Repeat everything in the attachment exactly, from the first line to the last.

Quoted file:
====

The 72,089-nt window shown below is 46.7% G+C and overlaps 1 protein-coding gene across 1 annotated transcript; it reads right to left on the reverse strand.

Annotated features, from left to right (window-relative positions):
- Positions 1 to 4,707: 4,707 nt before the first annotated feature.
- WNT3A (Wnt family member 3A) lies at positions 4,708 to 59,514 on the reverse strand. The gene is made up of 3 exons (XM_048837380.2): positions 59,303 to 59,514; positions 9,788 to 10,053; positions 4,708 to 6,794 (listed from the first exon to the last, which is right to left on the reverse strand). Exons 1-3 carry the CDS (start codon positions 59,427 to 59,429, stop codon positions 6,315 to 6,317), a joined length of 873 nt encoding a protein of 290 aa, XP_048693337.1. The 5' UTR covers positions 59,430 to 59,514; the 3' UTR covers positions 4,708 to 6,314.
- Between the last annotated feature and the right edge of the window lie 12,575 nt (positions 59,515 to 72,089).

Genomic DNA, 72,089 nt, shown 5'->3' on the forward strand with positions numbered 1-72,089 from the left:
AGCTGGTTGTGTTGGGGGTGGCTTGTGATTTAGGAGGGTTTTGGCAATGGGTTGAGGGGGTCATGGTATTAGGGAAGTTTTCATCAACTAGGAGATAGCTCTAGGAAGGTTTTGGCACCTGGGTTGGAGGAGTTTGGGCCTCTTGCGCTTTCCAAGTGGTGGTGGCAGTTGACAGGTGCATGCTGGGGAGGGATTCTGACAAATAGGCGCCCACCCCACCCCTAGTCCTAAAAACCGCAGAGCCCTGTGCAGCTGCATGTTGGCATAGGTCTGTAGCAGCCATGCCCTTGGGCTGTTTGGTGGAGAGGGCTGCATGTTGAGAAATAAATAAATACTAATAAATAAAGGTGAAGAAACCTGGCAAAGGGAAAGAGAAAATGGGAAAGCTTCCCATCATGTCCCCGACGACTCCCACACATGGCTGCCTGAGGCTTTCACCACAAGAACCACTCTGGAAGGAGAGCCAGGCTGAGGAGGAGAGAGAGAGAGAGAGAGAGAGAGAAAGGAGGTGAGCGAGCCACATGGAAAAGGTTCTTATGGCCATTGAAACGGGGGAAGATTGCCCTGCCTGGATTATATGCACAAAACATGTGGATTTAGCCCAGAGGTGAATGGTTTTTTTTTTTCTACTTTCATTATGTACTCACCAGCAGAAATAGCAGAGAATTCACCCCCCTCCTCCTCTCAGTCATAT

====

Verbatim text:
The 72,089-nt window shown below is 46.7% G+C and overlaps 1 protein-coding gene across 1 annotated transcript; it reads right to left on the reverse strand.

Annotated features, from left to right (window-relative positions):
- Positions 1 to 4,707: 4,707 nt before the first annotated feature.
- WNT3A (Wnt family member 3A) lies at positions 4,708 to 59,514 on the reverse strand. The gene is made up of 3 exons (XM_048837380.2): positions 59,303 to 59,514; positions 9,788 to 10,053; positions 4,708 to 6,794 (listed from the first exon to the last, which is right to left on the reverse strand). Exons 1-3 carry the CDS (start codon positions 59,427 to 59,429, stop codon positions 6,315 to 6,317), a joined length of 873 nt encoding a protein of 290 aa, XP_048693337.1. The 5' UTR covers positions 59,430 to 59,514; the 3' UTR covers positions 4,708 to 6,314.
- Between the last annotated feature and the right edge of the window lie 12,575 nt (positions 59,515 to 72,089).

Genomic DNA, 72,089 nt, shown 5'->3' on the forward strand with positions numbered 1-72,089 from the left:
AGCTGGTTGTGTTGGGGGTGGCTTGTGATTTAGGAGGGTTTTGGCAATGGGTTGAGGGGGTCATGGTATTAGGGAAGTTTTCATCAACTAGGAGATAGCTCTAGGAAGGTTTTGGCACCTGGGTTGGAGGAGTTTGGGCCTCTTGCGCTTTCCAAGTGGTGGTGGCAGTTGACAGGTGCATGCTGGGGAGGGATTCTGACAAATAGGCGCCCACCCCACCCCTAGTCCTAAAAACCGCAGAGCCCTGTGCAGCTGCATGTTGGCATAGGTCTGTAGCAGCCATGCCCTTGGGCTGTTTGGTGGAGAGGGCTGCATGTTGAGAAATAAATAAATACTAATAAATAAAGGTGAAGAAACCTGGCAAAGGGAAAGAGAAAATGGGAAAGCTTCCCATCATGTCCCCGACGACTCCCACACATGGCTGCCTGAGGCTTTCACCACAAGAACCACTCTGGAAGGAGAGCCAGGCTGAGGAGGAGAGAGAGAGAGAGAGAGAGAGAGAAAGGAGGTGAGCGAGCCACATGGAAAAGGTTCTTATGGCCATTGAAACGGGGGAAGATTGCCCTGCCTGGATTATATGCACAAAACATGTGGATTTAGCCCAGAGGTGAATGGTTTTTTTTTTTCTACTTTCATTATGTACTCACCAGCAGAAATAGCAGAGAATTCACCCCCCTCCTCCTCTCAGTCATAT